Defence and the CDIC will progressively map and gather detailed information for each Sovereign Industrial Capability Priority, with the aim of releasing an implementation plan for each Sovereign Industrial Capability Priority from mid-2019. These plans will outline the desired level of sovereignty and how each capability will be developed and supported across Defence planning to maintain capacity and resilience.
A Sovereign Industrial Capability Priority Grant is available to ensure Australian businesses have the capacity and resilience to support Defence’s most critical capabilities.Read more about the Sovereign Industrial Capability Priorities.
Defence Industry Skilling and STEM
Over the next decade and beyond, demand will increase for Australian workers with trade, technical and science and technology skills to build and maintain Defence capabilities. Australian design, construction, integration, sustainment, services and support capabilities will all be critical.
The CDIC works with businesses to help improve business capabilities, including advice and funding for skills development for their existing workforce.
Defence runs initiatives that aim to expand the pool of skilled workers from which the defence industry is able to recruit, to enhance work and career pathways, and to address specific skills gaps within defence industry capability.
Initiatives include the following:
- The long-term Defence Industry Skilling and STEM Strategy to help the Australian defence industry to have a workforce with the right skills to meet future capability requirements and support the delivery of the Integrated Investment Program.
- The Naval Shipbuilding College scheduled to open in 2018, providing courses and retraining for individuals wanting to be part of the naval shipbuilding enterprise.
- The Defence Engineering Internship Program and the School Pathways Programs, run as part of the Industry Skilling Program Enhancement initiative.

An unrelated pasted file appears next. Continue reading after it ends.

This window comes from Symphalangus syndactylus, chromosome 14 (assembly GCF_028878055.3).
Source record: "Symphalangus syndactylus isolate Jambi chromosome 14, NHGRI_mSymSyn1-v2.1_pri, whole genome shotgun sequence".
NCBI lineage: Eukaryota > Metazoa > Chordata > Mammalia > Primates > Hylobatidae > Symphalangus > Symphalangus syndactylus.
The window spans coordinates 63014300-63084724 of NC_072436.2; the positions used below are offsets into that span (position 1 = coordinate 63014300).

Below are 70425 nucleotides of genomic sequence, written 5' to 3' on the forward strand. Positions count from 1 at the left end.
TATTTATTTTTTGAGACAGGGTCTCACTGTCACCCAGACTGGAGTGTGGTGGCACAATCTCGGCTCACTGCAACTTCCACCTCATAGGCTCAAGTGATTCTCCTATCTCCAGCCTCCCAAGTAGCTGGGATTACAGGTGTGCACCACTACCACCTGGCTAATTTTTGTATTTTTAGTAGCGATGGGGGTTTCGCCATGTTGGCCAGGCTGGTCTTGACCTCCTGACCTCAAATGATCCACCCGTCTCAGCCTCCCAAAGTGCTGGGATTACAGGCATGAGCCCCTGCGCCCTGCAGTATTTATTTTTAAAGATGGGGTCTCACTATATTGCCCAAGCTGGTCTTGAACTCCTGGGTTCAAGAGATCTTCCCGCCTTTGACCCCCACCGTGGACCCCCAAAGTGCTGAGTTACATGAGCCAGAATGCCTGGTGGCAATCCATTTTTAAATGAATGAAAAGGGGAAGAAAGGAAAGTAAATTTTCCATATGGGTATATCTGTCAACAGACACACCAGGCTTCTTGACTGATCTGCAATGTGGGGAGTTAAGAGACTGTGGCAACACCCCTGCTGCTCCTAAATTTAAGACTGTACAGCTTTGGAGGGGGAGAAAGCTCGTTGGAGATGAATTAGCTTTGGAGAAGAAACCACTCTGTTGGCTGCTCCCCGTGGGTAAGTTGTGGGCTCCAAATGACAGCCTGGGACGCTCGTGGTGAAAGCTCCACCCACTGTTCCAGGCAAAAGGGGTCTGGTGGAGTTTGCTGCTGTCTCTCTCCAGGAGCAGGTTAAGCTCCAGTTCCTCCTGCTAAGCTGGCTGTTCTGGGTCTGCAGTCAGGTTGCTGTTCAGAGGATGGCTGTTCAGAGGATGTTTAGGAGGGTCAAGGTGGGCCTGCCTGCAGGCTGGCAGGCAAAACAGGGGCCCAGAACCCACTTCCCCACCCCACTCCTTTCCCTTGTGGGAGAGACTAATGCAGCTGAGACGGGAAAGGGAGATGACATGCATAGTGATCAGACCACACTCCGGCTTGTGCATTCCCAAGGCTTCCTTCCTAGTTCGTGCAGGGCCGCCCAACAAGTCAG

- Adopting a more coordinated approach to investment between Defence, industry, state and territory governments and the research sector. This is critical to maximise the return on our investment in skilling our industry for the future.
Read more about Defence Industry Skilling and STEM Support.
Australian Industry Capability Program
The Australian Industry Capability (AIC) Program encourages involvement of Australian industry in supply chains. Under the program, prime contractors wishing to compete for Defence tenders over $20m are required to identify Australian suppliers to meet the needs of Defence contracts.
The AIC Program aims to:
- provide opportunities for Australian companies to compete on merit for defence work within Australia and overseas
- influence foreign prime contractors and original equipment manufacturers, including Australian subsidiaries, to deliver cost-effective support
- facilitate transfer of technology and access to appropriate intellectual property rights
- encourage investment in Australian industry.
Read more about the AIC Program.
Defence Industry Participation Policy
The Defence Industry Participation Policy will provide a policy framework for maximising Australian and local industry involvement across Defence materiel and non-materiel Defence procurement of $4 million and above.
The policy, which is expected to be released in mid-2018, will aim to ensure local companies in the vicinity of Defence bases, facilities and training areas are properly considered and provided the opportunity to compete and win work.
Three Local Defence Industry Capability Requirements pilot projects were announced in August 2017:
- The Explosive Ordnance Logistics Reform Program, a $230 million project covering 12 defence sites.
- The Shoalwater Bay Training Area Redevelopment, a $135 million substantial infrastructure upgrade project.
- The Townsville Field Training Area Mid-Term Refresh, a $24 million project to ensure the training area is fit for purpose, safe and environmentally compliant.
In addition, a further three projects were announced as part of the redevelopment of Western Australian naval base HMAS Stirling, at around $367 million.